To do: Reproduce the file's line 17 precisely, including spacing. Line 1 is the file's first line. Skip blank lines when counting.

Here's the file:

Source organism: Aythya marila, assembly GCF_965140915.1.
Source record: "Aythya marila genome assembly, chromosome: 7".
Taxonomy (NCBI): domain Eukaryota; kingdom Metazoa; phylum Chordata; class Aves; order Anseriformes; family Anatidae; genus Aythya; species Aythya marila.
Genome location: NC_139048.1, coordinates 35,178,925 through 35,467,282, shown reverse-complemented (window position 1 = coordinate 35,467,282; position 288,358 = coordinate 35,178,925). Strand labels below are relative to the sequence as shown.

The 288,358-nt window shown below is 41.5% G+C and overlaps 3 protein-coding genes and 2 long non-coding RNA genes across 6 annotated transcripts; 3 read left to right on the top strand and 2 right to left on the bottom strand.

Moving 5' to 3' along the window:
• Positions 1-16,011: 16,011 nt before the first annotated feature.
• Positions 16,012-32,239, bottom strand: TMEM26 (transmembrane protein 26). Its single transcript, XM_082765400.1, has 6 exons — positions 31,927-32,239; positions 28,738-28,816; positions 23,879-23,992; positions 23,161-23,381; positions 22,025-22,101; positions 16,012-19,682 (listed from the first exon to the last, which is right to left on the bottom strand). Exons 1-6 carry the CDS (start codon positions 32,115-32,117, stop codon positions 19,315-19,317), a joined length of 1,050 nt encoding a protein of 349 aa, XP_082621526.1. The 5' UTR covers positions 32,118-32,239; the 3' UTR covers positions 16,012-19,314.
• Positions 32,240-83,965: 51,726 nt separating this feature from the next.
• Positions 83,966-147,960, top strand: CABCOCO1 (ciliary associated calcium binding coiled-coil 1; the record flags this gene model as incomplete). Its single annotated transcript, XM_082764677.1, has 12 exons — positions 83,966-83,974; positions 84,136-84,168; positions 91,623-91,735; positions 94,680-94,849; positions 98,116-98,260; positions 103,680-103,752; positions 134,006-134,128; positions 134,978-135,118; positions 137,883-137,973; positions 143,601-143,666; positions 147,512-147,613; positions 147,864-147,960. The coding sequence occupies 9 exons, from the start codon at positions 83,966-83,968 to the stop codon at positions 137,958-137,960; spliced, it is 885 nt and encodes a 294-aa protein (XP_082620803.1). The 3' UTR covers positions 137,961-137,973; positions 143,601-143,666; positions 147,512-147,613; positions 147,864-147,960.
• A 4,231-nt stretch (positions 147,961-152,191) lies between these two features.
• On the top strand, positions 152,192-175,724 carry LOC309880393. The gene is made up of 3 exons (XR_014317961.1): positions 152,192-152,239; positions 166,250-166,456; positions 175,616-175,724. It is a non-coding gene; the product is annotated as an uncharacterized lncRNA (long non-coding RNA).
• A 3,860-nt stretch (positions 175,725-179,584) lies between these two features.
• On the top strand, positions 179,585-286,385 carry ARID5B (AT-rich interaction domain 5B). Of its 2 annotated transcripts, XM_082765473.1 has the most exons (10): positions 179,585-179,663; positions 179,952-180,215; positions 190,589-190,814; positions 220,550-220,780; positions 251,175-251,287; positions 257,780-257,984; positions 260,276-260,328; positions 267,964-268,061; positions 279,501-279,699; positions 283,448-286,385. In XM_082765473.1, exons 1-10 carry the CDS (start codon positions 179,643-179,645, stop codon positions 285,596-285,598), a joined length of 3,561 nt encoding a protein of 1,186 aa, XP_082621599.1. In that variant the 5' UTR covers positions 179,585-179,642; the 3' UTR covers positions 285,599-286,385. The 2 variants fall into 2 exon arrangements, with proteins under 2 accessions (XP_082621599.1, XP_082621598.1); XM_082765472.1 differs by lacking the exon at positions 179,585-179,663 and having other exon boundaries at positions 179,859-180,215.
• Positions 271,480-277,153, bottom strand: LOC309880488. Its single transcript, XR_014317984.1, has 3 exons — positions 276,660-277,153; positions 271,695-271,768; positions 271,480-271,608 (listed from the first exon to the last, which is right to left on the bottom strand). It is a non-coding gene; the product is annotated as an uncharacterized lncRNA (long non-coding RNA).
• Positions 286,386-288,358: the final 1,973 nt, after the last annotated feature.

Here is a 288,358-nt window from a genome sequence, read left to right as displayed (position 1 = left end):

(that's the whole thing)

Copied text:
Here is a 288,358-nt window from a genome sequence, read left to right as displayed (position 1 = left end):